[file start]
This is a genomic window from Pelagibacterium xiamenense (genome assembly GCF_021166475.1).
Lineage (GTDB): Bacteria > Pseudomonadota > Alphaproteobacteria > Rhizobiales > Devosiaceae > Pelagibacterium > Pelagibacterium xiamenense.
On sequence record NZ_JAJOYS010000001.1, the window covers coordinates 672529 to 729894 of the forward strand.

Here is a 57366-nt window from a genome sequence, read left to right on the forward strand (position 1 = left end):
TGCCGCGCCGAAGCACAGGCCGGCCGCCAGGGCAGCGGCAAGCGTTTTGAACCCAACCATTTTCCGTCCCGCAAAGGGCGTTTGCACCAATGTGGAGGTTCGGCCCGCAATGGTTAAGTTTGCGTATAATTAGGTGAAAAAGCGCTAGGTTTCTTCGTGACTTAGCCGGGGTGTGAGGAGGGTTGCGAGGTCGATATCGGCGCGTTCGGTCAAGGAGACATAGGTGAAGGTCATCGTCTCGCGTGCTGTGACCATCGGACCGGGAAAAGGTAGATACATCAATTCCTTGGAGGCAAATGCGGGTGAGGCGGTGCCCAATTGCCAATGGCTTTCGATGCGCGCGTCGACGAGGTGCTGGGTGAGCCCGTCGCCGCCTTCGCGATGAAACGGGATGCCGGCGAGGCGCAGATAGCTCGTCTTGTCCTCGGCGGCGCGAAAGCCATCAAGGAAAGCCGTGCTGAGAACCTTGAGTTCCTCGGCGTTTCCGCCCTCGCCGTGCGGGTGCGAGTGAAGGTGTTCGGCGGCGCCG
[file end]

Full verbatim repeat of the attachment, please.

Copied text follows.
This is a genomic window from Pelagibacterium xiamenense (genome assembly GCF_021166475.1).
Lineage (GTDB): Bacteria > Pseudomonadota > Alphaproteobacteria > Rhizobiales > Devosiaceae > Pelagibacterium > Pelagibacterium xiamenense.
On sequence record NZ_JAJOYS010000001.1, the window covers coordinates 672529 to 729894 of the forward strand.

Here is a 57366-nt window from a genome sequence, read left to right on the forward strand (position 1 = left end):
TGCCGCGCCGAAGCACAGGCCGGCCGCCAGGGCAGCGGCAAGCGTTTTGAACCCAACCATTTTCCGTCCCGCAAAGGGCGTTTGCACCAATGTGGAGGTTCGGCCCGCAATGGTTAAGTTTGCGTATAATTAGGTGAAAAAGCGCTAGGTTTCTTCGTGACTTAGCCGGGGTGTGAGGAGGGTTGCGAGGTCGATATCGGCGCGTTCGGTCAAGGAGACATAGGTGAAGGTCATCGTCTCGCGTGCTGTGACCATCGGACCGGGAAAAGGTAGATACATCAATTCCTTGGAGGCAAATGCGGGTGAGGCGGTGCCCAATTGCCAATGGCTTTCGATGCGCGCGTCGACGAGGTGCTGGGTGAGCCCGTCGCCGCCTTCGCGATGAAACGGGATGCCGGCGAGGCGCAGATAGCTCGTCTTGTCCTCGGCGGCGCGAAAGCCATCAAGGAAAGCCGTGCTGAGAACCTTGAGTTCCTCGGCGTTTCCGCCCTCGCCGTGCGGGTGCGAGTGAAGGTGTTCGGCGGCGCCG